On the two for one. Kenpom looks at an array of statistics and concludes that yes, a two-for-one is generally the right move, but I should probably stop shouting "two for one!" at the end of the first half:
The two-for-one is a complicated issue, and it generally doesn’t provide as much benefit as one might think. Like the fouling-up-3 conundrum, if the strategy is executed perfectly, a large benefit is likely. But players aren’t robots, and all of the imperfect acts that can disrupt the strategy eat away at the potential benefit. Assuming the average gain is a fifth of a point, that’s worth slightly less than one percent in terms of win probability at the end of a half. A coach implementing this strategy will win one extra game out of 100 - and that’s out of 100 games where a two-for-one opportunity exists!
I will try to remember to never bring this up again as something that is important. Contrast that effect with the assertion Romer made about going for it on fourth down: you'd win an extra game every other year. Much larger effect there.
Never played the game. As you might imagine, I'm rather sensitive to assertions that you have to have Been In The Arena to comment on sports. This doesn't happen much these days, but a few months I checked my twitter mentions to find a dozen-tweet-long conversation between two BITA meatheads taunting me for not being an athlete and laughing at my assertion that Jordan Kovacs was a better safety than Ernest Shazor. I'm not sure what part of Being In The Arena makes you incapable of watching things and coming to obvious conclusions…
REMEMBER WHEN THIS ISH HAPPENED ALL THE TIME
…but this isn't rocket science, it's just paying attention systematically. Being In The Arena doesn't mean you do that. I mean. Matt Millen.
So yes I found Bill Barnwell's takedown of the player-generated NFL 100 list, which purports to be a ranking of the best guys in the game, delightful:
Only nerds and losers care about statistics, right? If anyone should know about the impact that the league's mauling guards and run-stuffing nose tackles have on the game, it's the guys who play alongside them in the trenches. You win from the lines out!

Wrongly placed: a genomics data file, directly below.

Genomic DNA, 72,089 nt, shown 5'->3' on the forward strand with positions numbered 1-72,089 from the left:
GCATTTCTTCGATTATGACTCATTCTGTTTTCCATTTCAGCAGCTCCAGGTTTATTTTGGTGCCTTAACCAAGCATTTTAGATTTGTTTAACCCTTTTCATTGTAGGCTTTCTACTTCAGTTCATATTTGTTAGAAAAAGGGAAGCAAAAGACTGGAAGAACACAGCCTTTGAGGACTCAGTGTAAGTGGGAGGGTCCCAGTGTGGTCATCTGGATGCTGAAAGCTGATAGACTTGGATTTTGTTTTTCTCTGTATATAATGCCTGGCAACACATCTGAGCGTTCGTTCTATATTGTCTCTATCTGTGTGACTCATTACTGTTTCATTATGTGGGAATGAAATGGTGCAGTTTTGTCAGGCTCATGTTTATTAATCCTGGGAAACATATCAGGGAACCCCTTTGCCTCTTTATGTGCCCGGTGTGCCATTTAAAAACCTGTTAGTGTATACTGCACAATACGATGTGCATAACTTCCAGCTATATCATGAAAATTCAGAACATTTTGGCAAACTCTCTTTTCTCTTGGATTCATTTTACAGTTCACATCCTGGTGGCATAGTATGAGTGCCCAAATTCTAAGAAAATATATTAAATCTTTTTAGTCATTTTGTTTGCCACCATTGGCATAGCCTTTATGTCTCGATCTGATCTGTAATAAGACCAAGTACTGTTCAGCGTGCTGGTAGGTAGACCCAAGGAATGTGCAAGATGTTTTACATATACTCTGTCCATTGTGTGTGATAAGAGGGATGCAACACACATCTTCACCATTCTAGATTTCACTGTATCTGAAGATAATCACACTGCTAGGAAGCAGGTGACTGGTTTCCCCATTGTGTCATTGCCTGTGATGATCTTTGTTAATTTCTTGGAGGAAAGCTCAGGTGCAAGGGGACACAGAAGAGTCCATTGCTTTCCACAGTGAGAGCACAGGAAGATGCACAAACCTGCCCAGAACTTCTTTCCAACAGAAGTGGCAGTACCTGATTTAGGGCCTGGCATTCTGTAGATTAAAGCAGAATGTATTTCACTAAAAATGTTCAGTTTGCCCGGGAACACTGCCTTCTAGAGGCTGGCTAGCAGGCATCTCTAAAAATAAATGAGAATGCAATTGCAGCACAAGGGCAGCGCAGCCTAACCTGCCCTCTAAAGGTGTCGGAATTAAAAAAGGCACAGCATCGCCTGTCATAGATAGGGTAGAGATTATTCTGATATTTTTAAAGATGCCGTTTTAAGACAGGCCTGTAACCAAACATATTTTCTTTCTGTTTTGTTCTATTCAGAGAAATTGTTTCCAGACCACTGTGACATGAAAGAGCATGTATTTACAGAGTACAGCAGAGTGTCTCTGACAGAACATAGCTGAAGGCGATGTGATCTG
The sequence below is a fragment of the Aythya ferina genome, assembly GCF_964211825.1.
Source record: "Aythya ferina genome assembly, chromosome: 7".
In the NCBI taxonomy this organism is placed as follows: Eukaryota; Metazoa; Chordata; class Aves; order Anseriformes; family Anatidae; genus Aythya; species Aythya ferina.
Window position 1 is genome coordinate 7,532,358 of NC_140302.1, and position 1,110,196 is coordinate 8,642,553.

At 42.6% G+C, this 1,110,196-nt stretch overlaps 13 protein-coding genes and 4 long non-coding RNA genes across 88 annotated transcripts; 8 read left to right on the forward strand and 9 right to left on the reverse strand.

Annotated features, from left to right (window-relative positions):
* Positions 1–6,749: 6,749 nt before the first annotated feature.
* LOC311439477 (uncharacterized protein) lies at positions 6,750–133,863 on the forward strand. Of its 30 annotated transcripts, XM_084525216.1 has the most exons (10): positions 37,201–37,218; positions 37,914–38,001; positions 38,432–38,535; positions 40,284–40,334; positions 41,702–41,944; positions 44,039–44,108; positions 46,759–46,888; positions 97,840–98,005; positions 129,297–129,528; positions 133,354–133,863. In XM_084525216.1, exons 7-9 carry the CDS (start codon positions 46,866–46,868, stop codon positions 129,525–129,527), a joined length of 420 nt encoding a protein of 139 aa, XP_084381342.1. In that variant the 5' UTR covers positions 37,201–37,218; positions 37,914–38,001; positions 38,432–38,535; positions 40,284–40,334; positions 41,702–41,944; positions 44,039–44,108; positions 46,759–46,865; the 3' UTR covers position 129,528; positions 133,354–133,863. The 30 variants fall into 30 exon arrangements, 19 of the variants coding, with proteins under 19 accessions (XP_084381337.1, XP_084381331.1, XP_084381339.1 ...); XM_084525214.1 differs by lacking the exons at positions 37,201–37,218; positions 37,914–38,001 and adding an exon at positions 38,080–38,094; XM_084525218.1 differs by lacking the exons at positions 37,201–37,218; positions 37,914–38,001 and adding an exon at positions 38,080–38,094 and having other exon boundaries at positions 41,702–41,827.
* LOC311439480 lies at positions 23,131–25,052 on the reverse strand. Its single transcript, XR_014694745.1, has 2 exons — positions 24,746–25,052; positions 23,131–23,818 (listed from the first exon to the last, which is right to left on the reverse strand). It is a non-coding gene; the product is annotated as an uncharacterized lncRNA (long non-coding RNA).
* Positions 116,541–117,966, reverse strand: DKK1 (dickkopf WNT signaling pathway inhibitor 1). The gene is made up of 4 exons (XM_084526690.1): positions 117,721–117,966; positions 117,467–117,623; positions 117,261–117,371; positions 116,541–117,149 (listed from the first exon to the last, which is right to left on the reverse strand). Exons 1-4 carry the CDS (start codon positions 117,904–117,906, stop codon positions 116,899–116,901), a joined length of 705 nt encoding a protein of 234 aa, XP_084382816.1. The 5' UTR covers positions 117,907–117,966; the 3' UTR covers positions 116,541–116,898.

And yet, somehow, despite there being about three times as many offensive linemen on NFL rosters as there are running backs, there are 12 running backs against just six offensive linemen in the Top 100 Players list. Put it this way: 37.5 percent of the starting running backs in football are considered to be one of the top 100 players in football. That's better than one out of every three. Only 3.75 percent of the starting offensive linemen in football are considered to be one of the top 100 players in football.
That is just one of many, many problems that arise when you ask people unprepared to do something to do it. The Been In The Arena argument is 90% a request to take your thoughtless blather uncritically. NOPE
Etc.: Excellent Bryan Curtis piece on former Michigan baseballer Mike Cervenak, who is in his 15th year(!) in the minors with Toledo. Michigan voted the best uniforms in the Big Ten, which duh. Presumably this is a ranking of the actual uniforms, not the ghost unis from the bowl game. Burke in Utah, is betting favorite to be Rookie of the Year.
Meanwhile in Joe Dumars, signs power forward who can't shoot to play small forward, duplicating strengths, ignoring weaknesses, and setting the Pistons up as—at best—an easy first-round victim. DBB's Mike Payne brings a flamethrower; do not get him mad at you.